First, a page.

American Seals Control of Kennedy Flights in JetBlue Swap

Photographer: Andrew Harrer/Bloomberg

The silhouette of a traveler is seen walking past American Airlines Group Inc. planes parked at gates at Ronald Reagan National Airport in Washington, D.C. Close

The silhouette of a traveler is seen walking past American Airlines Group Inc. planes... Read More

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Photographer: Andrew Harrer/Bloomberg

The silhouette of a traveler is seen walking past American Airlines Group Inc. planes parked at gates at Ronald Reagan National Airport in Washington, D.C.

American Airlines Group Inc. (AAL), forced by federal regulators to sell flying rights in two cities, won ownership of 24 flight slots at New York’s Kennedy Airport that were being leased from JetBlue Airways Corp. (JBLU)

The transaction was a trade, with JetBlue getting 16 slots at Washington’s Reagan National Airport in return, Casey Norton, an American spokesman, said today in an e-mail. American and JetBlue closed their deal yesterday.

Controlling the slots instead of leasing them strengthens American at Kennedy, a hub for overseas trips and one of four major domestic airports where the U.S. limits access to curb congestion. The swap also is a boost to New York-based JetBlue, which bought 24 other slots sold by American last month.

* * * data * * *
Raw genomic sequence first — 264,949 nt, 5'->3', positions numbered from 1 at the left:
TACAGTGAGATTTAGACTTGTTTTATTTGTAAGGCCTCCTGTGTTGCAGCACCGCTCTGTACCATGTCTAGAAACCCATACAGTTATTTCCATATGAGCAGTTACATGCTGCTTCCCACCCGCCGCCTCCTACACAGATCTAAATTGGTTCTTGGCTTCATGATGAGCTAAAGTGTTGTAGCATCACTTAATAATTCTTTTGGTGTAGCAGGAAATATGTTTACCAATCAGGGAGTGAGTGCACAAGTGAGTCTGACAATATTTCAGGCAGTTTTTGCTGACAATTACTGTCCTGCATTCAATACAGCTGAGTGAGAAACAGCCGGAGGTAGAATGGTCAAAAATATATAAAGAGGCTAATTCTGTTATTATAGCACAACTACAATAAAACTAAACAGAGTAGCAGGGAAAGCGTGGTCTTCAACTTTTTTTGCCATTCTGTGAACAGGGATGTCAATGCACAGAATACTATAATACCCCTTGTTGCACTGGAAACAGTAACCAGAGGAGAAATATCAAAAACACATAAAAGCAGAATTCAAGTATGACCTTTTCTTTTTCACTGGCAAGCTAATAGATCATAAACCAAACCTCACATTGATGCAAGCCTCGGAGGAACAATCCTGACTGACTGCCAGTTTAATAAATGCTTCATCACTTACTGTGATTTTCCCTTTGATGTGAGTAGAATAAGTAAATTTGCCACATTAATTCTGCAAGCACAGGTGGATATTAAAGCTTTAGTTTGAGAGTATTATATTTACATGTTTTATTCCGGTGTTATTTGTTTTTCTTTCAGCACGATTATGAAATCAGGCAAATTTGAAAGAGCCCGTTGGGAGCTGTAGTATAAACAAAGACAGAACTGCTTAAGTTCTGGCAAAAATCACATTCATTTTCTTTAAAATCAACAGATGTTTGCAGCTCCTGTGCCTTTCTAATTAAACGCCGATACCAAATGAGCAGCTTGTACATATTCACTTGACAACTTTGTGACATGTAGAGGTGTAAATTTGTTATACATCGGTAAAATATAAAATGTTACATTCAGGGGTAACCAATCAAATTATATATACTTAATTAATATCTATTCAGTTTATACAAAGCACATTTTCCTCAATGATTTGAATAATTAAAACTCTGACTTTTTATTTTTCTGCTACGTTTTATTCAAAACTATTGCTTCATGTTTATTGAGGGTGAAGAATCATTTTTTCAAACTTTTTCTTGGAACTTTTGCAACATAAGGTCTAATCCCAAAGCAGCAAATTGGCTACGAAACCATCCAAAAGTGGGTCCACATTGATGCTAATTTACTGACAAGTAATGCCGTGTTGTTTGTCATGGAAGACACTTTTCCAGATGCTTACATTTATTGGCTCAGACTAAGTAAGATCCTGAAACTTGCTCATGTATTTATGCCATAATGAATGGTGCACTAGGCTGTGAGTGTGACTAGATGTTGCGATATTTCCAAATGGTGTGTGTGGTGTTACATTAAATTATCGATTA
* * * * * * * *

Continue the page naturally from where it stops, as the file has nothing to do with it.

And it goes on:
American’s divestitures at Reagan were required to settle the U.S. Justice Department lawsuit that sought to block its merger with US Airways Group Inc. The airline also had to sell flight rights at New York’s LaGuardia airport. Each slot covers a takeoff or landing, so a pair is needed for a round trip.

JetBlue didn’t immediately respond to an e-mail message seeking comment about the Kennedy-Reagan flight exchange.

American fell 1.3 percent to $34.69 at the close of trading in New York today, while JetBlue slipped 0.5 percent to $8.46.

JetBlue and American began leasing slots from each other under a 2010 agreement in which the carriers linked frequent-flier programs on some routes and extended a marketing relationship on some flights between New York and Boston.

Southwest Airlines Co. also bought slots from American at Reagan, and joined Virgin America Inc. in purchasing flying rights sold at LaGuardia.

Under the lawsuit settlement, US Airways and American also agreed to give up two airport gates each at Boston Logan, Los Angeles International, Chicago O’Hare, Dallas Love Field and Miami International. The carriers’ merger, which closed Dec. 9, made American the world’s largest airline by passenger traffic.

To contact the reporter on this story: Mary Schlangenstein in Dallas at maryc.s@bloomberg.net

To contact the editor responsible for this story: Ed Dufner at edufner@bloomberg.net

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